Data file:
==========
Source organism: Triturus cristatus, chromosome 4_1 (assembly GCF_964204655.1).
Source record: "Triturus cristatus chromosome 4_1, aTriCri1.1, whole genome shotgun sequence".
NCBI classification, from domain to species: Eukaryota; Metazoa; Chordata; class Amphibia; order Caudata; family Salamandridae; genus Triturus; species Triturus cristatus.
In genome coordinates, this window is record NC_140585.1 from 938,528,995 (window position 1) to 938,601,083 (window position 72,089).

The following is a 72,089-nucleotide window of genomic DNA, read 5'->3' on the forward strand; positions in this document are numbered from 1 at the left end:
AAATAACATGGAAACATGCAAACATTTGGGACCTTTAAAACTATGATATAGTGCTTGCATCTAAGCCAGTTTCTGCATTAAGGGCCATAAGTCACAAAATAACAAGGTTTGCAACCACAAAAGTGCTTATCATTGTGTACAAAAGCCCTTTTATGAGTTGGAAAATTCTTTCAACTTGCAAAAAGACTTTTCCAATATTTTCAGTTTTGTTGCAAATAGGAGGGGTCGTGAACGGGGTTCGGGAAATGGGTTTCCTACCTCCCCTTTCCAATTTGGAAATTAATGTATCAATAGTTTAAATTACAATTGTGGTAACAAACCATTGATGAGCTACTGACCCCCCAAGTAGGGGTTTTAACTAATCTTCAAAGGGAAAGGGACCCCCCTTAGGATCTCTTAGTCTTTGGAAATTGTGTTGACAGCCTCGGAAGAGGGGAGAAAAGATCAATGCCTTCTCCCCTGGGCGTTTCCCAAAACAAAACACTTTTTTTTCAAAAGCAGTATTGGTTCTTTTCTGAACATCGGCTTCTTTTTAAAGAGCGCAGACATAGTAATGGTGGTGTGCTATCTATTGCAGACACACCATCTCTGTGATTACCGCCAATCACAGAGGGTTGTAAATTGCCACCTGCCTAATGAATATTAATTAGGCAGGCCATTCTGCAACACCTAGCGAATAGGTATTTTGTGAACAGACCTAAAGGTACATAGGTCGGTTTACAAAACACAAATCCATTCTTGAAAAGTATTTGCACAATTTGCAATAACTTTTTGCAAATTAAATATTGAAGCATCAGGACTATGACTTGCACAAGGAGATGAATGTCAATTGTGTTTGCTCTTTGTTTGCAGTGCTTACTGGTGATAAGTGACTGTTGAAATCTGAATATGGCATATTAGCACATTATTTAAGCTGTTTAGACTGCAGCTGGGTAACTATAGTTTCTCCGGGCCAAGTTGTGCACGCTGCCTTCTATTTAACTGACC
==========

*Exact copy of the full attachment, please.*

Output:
Source organism: Triturus cristatus, chromosome 4_1 (assembly GCF_964204655.1).
Source record: "Triturus cristatus chromosome 4_1, aTriCri1.1, whole genome shotgun sequence".
NCBI classification, from domain to species: Eukaryota; Metazoa; Chordata; class Amphibia; order Caudata; family Salamandridae; genus Triturus; species Triturus cristatus.
In genome coordinates, this window is record NC_140585.1 from 938,528,995 (window position 1) to 938,601,083 (window position 72,089).

The following is a 72,089-nucleotide window of genomic DNA, read 5'->3' on the forward strand; positions in this document are numbered from 1 at the left end:
AAATAACATGGAAACATGCAAACATTTGGGACCTTTAAAACTATGATATAGTGCTTGCATCTAAGCCAGTTTCTGCATTAAGGGCCATAAGTCACAAAATAACAAGGTTTGCAACCACAAAAGTGCTTATCATTGTGTACAAAAGCCCTTTTATGAGTTGGAAAATTCTTTCAACTTGCAAAAAGACTTTTCCAATATTTTCAGTTTTGTTGCAAATAGGAGGGGTCGTGAACGGGGTTCGGGAAATGGGTTTCCTACCTCCCCTTTCCAATTTGGAAATTAATGTATCAATAGTTTAAATTACAATTGTGGTAACAAACCATTGATGAGCTACTGACCCCCCAAGTAGGGGTTTTAACTAATCTTCAAAGGGAAAGGGACCCCCCTTAGGATCTCTTAGTCTTTGGAAATTGTGTTGACAGCCTCGGAAGAGGGGAGAAAAGATCAATGCCTTCTCCCCTGGGCGTTTCCCAAAACAAAACACTTTTTTTTCAAAAGCAGTATTGGTTCTTTTCTGAACATCGGCTTCTTTTTAAAGAGCGCAGACATAGTAATGGTGGTGTGCTATCTATTGCAGACACACCATCTCTGTGATTACCGCCAATCACAGAGGGTTGTAAATTGCCACCTGCCTAATGAATATTAATTAGGCAGGCCATTCTGCAACACCTAGCGAATAGGTATTTTGTGAACAGACCTAAAGGTACATAGGTCGGTTTACAAAACACAAATCCATTCTTGAAAAGTATTTGCACAATTTGCAATAACTTTTTGCAAATTAAATATTGAAGCATCAGGACTATGACTTGCACAAGGAGATGAATGTCAATTGTGTTTGCTCTTTGTTTGCAGTGCTTACTGGTGATAAGTGACTGTTGAAATCTGAATATGGCATATTAGCACATTATTTAAGCTGTTTAGACTGCAGCTGGGTAACTATAGTTTCTCCGGGCCAAGTTGTGCACGCTGCCTTCTATTTAACTGACC